An amphiarthrosis is a joint that has limited mobility. An example of this type of joint is the cartilaginous joint that unites the bodies of adjacent vertebrae. Filling the gap between the vertebrae is a thick pad of fibrocartilage called an intervertebral disc (Picture 1). Each intervertebral disc strongly unites the vertebrae but still allows for a limited amount of movement between them. However, the small movements available between adjacent vertebrae can sum together along the length of the vertebral column to provide for large ranges of body movements.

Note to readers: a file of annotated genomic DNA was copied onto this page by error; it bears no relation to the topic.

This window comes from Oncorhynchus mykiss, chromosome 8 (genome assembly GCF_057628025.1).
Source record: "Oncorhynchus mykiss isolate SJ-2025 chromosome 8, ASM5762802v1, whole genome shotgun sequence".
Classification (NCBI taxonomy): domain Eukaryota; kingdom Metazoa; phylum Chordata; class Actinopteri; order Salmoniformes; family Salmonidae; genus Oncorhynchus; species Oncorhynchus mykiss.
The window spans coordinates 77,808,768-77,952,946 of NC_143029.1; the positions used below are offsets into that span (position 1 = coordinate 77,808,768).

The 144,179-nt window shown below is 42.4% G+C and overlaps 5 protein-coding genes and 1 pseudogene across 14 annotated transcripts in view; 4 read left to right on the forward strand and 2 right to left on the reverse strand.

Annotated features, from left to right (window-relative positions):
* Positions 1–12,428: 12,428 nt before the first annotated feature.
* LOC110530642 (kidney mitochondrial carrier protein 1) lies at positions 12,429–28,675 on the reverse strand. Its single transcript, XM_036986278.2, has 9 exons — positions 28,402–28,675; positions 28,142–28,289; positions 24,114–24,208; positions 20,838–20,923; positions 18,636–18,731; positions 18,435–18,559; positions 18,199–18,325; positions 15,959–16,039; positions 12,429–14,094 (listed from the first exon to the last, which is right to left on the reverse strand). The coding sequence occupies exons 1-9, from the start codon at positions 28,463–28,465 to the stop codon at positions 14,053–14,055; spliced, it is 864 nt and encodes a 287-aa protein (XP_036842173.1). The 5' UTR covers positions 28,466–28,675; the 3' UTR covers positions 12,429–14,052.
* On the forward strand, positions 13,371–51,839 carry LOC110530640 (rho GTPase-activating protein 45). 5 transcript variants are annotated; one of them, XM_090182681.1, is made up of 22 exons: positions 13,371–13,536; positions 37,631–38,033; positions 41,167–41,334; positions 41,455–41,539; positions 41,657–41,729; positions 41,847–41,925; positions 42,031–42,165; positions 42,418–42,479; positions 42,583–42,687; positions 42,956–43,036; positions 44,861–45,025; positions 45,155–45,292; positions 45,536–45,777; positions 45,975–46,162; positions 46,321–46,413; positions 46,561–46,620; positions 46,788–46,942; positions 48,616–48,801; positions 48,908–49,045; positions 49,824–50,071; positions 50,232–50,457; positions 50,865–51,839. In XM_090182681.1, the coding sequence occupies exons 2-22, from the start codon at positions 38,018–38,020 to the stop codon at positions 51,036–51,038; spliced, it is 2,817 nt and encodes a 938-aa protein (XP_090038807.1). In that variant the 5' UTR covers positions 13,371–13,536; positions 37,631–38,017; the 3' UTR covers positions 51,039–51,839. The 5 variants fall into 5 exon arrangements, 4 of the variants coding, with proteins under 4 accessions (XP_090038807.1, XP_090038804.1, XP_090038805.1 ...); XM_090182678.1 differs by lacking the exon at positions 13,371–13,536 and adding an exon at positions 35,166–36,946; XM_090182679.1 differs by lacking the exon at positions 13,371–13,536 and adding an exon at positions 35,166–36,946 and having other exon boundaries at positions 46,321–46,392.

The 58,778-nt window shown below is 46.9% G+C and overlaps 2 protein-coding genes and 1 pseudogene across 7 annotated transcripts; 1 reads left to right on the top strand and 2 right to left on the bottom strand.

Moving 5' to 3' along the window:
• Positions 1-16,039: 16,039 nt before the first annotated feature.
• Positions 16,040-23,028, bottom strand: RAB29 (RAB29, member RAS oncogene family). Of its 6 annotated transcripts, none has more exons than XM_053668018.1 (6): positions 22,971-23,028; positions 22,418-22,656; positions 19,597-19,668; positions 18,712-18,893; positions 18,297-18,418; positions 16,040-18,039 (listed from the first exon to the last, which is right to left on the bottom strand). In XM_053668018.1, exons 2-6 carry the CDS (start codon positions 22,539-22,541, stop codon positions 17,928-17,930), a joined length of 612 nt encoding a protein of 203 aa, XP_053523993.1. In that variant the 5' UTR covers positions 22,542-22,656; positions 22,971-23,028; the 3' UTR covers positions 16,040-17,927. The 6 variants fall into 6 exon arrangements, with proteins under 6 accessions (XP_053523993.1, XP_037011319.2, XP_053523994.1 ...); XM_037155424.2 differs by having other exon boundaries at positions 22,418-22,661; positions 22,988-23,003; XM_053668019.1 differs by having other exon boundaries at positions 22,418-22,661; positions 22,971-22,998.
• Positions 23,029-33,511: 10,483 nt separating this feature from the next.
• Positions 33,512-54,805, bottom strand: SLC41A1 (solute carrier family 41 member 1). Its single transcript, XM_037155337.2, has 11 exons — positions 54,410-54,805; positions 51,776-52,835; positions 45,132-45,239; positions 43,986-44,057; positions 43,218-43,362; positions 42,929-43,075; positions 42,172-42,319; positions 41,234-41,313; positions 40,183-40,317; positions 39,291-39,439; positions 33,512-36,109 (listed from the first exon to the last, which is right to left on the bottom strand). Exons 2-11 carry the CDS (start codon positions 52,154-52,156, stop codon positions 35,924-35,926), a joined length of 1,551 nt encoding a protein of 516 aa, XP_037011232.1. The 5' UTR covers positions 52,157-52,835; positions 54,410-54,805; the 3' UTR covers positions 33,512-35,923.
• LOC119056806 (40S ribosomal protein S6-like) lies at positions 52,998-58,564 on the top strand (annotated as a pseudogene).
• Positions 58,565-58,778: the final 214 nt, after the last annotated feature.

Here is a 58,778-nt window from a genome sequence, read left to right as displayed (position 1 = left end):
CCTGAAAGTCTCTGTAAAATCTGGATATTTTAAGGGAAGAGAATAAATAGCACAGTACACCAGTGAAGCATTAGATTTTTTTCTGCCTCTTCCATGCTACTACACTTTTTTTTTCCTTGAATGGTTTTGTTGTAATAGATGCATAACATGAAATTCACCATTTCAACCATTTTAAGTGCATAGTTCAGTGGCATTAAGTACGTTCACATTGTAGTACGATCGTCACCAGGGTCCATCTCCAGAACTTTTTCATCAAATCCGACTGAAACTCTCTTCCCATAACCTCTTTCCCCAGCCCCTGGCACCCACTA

Another example of an amphiarthrosis is the pubic symphysis of the pelvis. This is a cartilaginous joint in which the pubic regions of the right and left hip bones are strongly anchored to each other by fibrocartilage. This joint normally has very little mobility. The strength of the pubic symphysis is important in conferring weight-bearing stability to the pelvis.